‘‘ We were univer­sity grad­u­ates com­ing from a stu­dent news­pa­per and knew noth­ing about TV, but thought we knew ev­ery­thing,’’ he says, over Hansen’s sonorous in­ter­rup­tions. ‘‘ Now we’ve been around the block a cou­ple of times and we trust each other more.’’ He says they rarely write to­gether but gen­er­ally work in­di­vid­u­ally, meet­ing once a week to read the ac­cu­mu­lated work. All jump in to cri­tique each other’s con­tri­bu­tions. There is an email group too, into which all the sketches and ideas are de­posited for eval­u­a­tion. ‘‘ We think of it as the metaphor­i­cal judge,’’ says Hansen, ‘‘ ideas pre­sented to the court for pre­sen­ta­tion.’’

Un­like most com­edy writ­ers’ rooms, such as those that op­er­ate be­hind The Late Show with David Let­ter­man or Jon Ste­wart’s The Daily Show, there is no head writer, or pro­duc­tion hi­er­ar­chy. ‘‘ We’ve al­ways had a more demo­cratic ap­proach; no one per­son, just a show of hands,’’ Tay­lor says.

‘‘ That is prob­a­bly why the shows are so scat­ter­brained and suf­fer from mul­ti­ple per­son­al­ity dis­or­der,’’ Hansen adds.

Tay­lor dis­agrees slightly. ‘‘ We’re more the­mat­i­cally fo­cused these days; ev­ery mem­ber of the team brings a dif­fer­ent sense of hu­mour to the group, so noth­ing is uni­form.’’ He sug­gests — and he’s right — that it’s un­likely that a viewer will like ev­ery minute of a Chaser show. Some of us are drawn to the pointy satire; oth­ers to the silly ab­sur­dism, ‘‘ the piss-fart­ing around stuff’’ as Tay­lor calls it. ‘‘ At least you don’t have to wait too long be­tween sketches for some­thing to strike your fancy,’’ Hansen says, find­ing the open­ing when Tay­lor pauses. ‘‘ I used to ob­ject to things all the time be­fore,’’ he con­tin­ues. ‘‘ Now I ac­cept that some things are just not funny to me but make oth­ers laugh.’’

Tay­lor sug­gests the group will only ever do seg­ment-based shows so those in­di­vid­ual senses of hu­mour can be rep­re­sented in sketches. ‘‘ We al­ways talk about do­ing nar­ra­tive com­edy but I just don’t think the whole team could ever agree on a sense of hu­mour to guide some­thing like that.’’ They sud­denly re­alise it’s ex­tra­or­di­nary they have sur­vived as a group. ‘‘ There’s no Fleet­wood Mac go­ing on at all, no one f . . king each other’s wives, or threat­en­ing murder,’’ Tay­lor says.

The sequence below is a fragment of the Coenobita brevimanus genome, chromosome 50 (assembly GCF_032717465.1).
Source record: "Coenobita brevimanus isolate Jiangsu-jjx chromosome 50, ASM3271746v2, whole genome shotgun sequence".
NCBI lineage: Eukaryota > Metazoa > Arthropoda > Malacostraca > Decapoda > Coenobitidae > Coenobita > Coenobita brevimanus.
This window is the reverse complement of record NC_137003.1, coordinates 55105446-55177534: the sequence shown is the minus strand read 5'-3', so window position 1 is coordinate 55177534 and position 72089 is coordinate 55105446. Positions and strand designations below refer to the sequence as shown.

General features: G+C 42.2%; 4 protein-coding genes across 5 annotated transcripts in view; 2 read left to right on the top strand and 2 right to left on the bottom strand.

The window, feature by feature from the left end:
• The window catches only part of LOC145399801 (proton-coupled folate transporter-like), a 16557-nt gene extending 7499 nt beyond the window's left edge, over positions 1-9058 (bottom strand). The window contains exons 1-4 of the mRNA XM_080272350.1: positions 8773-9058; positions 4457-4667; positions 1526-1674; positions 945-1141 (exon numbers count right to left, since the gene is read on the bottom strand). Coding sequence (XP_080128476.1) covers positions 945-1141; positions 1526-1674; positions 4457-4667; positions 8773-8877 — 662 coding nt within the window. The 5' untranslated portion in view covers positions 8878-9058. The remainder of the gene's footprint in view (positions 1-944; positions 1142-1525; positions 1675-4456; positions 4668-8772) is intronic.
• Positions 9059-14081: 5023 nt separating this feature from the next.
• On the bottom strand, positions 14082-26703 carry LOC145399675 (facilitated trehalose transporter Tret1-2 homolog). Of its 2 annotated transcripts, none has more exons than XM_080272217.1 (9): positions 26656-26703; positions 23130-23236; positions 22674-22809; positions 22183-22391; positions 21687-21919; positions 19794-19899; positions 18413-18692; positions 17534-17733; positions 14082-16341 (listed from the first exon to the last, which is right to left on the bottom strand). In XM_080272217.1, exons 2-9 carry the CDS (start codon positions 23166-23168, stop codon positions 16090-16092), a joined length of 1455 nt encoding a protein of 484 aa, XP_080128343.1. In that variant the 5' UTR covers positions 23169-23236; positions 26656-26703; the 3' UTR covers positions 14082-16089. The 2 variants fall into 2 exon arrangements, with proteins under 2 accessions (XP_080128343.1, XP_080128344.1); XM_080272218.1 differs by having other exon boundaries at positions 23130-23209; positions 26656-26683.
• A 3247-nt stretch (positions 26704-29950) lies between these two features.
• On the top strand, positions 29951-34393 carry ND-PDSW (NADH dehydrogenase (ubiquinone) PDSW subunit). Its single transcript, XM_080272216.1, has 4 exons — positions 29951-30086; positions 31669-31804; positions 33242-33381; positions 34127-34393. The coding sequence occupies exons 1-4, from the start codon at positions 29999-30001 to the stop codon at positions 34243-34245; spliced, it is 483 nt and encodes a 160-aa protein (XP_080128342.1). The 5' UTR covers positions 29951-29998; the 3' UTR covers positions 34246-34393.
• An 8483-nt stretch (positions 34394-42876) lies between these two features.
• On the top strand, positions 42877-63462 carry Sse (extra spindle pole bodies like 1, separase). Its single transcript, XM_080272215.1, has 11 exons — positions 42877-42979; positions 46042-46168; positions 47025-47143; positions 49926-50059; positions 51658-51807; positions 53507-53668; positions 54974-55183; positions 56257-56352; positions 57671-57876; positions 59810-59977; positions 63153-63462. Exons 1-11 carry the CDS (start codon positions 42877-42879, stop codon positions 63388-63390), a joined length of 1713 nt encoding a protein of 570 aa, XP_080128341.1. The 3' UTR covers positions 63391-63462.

‘‘ Maybe it’s be­cause suc­cess took so long,’’ Hansen says. TALK­ING to Tay­lor and Hansen re­minded me I’ve been en­joy­ably churn­ing through a recorded cache of Larry David’s Curb Your En­thu­si­asm. Like most comics the Chasers are students of other jesters. They spoke of Curb Your En­thu­si­asm with awed won­der. ‘‘ Why does Larry put him­self through such dread­ful­ness ev­ery sea­son; I’m glad he does though,’’ Hansen said. Of Louie C.K.’s Louie, a kind of bas­tard child of David’s, Tay­lor said: ‘‘ It’s hys­ter­i­cal, even though there are no real laughs; each episode’s like a Bergman film.’’

With Curb Your En­thu­si­asm it’s also re­ally hard to know if you’re watch­ing a drama, a com­edy or a bit­terly funny essay in hu­man fail­ings. But in David’s case he has you squeal­ing with laugh­ter un­til you’re help­less.

David’s co-writ­ers like to say Curb Your En­thu­si­asm is like a com­edy hor­ror movie: ‘‘ Don’t go in there! Don’t say that! Don’t do that!’’ There’s a kind of trans­gres­sional feel­ing about it, so hard are bound­aries nudged. It’s of­ten hys­ter­i­cally funny but you feel you re­ally can’t watch any more at times; it’s just too bru­tally hon­est, the voyeurism lac­er­at­ing.

It’s on at an un­godly hour but this week Larry, dat­ing a wheel­chair-bound woman mostly out of guilt, re­alises he gets to take ad­van­tage of the perks so­ci­ety af­fords her, es­pe­cially the great park­ing. The sex scenes are hys­ter­i­cal, scar­ily over the top and un­miss­able.